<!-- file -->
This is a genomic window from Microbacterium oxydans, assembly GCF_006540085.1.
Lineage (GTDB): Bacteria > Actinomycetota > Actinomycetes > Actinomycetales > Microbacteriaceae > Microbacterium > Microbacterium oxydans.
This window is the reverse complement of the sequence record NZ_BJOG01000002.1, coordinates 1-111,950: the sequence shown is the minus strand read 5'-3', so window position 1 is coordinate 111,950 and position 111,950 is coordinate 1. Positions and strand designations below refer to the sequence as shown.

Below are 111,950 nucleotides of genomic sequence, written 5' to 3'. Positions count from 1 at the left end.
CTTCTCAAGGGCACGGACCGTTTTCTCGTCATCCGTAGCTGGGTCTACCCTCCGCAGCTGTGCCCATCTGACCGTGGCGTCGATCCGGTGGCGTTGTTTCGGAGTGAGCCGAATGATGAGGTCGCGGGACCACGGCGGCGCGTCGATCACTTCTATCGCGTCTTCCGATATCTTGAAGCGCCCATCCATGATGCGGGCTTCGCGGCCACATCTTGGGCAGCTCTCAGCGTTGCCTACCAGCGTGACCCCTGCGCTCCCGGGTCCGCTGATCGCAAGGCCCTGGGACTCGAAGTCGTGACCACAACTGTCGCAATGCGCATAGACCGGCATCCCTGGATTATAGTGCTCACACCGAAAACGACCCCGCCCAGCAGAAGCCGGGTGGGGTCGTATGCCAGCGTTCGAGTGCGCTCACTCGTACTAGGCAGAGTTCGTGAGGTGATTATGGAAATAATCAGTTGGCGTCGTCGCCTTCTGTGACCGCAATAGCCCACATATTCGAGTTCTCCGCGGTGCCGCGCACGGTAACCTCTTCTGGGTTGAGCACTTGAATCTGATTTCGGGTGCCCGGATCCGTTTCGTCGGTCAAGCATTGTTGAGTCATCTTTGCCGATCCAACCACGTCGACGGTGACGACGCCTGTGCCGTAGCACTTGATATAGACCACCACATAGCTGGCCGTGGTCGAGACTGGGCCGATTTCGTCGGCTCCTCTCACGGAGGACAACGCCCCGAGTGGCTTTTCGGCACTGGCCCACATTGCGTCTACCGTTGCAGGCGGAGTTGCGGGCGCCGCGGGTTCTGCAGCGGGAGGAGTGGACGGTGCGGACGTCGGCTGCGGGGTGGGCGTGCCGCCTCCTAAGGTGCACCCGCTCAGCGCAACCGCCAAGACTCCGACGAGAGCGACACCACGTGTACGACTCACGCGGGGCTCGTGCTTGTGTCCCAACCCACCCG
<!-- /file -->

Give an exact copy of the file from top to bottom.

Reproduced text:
This is a genomic window from Microbacterium oxydans, assembly GCF_006540085.1.
Lineage (GTDB): Bacteria > Actinomycetota > Actinomycetes > Actinomycetales > Microbacteriaceae > Microbacterium > Microbacterium oxydans.
This window is the reverse complement of the sequence record NZ_BJOG01000002.1, coordinates 1-111,950: the sequence shown is the minus strand read 5'-3', so window position 1 is coordinate 111,950 and position 111,950 is coordinate 1. Positions and strand designations below refer to the sequence as shown.

Below are 111,950 nucleotides of genomic sequence, written 5' to 3'. Positions count from 1 at the left end.
CTTCTCAAGGGCACGGACCGTTTTCTCGTCATCCGTAGCTGGGTCTACCCTCCGCAGCTGTGCCCATCTGACCGTGGCGTCGATCCGGTGGCGTTGTTTCGGAGTGAGCCGAATGATGAGGTCGCGGGACCACGGCGGCGCGTCGATCACTTCTATCGCGTCTTCCGATATCTTGAAGCGCCCATCCATGATGCGGGCTTCGCGGCCACATCTTGGGCAGCTCTCAGCGTTGCCTACCAGCGTGACCCCTGCGCTCCCGGGTCCGCTGATCGCAAGGCCCTGGGACTCGAAGTCGTGACCACAACTGTCGCAATGCGCATAGACCGGCATCCCTGGATTATAGTGCTCACACCGAAAACGACCCCGCCCAGCAGAAGCCGGGTGGGGTCGTATGCCAGCGTTCGAGTGCGCTCACTCGTACTAGGCAGAGTTCGTGAGGTGATTATGGAAATAATCAGTTGGCGTCGTCGCCTTCTGTGACCGCAATAGCCCACATATTCGAGTTCTCCGCGGTGCCGCGCACGGTAACCTCTTCTGGGTTGAGCACTTGAATCTGATTTCGGGTGCCCGGATCCGTTTCGTCGGTCAAGCATTGTTGAGTCATCTTTGCCGATCCAACCACGTCGACGGTGACGACGCCTGTGCCGTAGCACTTGATATAGACCACCACATAGCTGGCCGTGGTCGAGACTGGGCCGATTTCGTCGGCTCCTCTCACGGAGGACAACGCCCCGAGTGGCTTTTCGGCACTGGCCCACATTGCGTCTACCGTTGCAGGCGGAGTTGCGGGCGCCGCGGGTTCTGCAGCGGGAGGAGTGGACGGTGCGGACGTCGGCTGCGGGGTGGGCGTGCCGCCTCCTAAGGTGCACCCGCTCAGCGCAACCGCCAAGACTCCGACGAGAGCGACACCACGTGTACGACTCACGCGGGGCTCGTGCTTGTGTCCCAACCCACCCG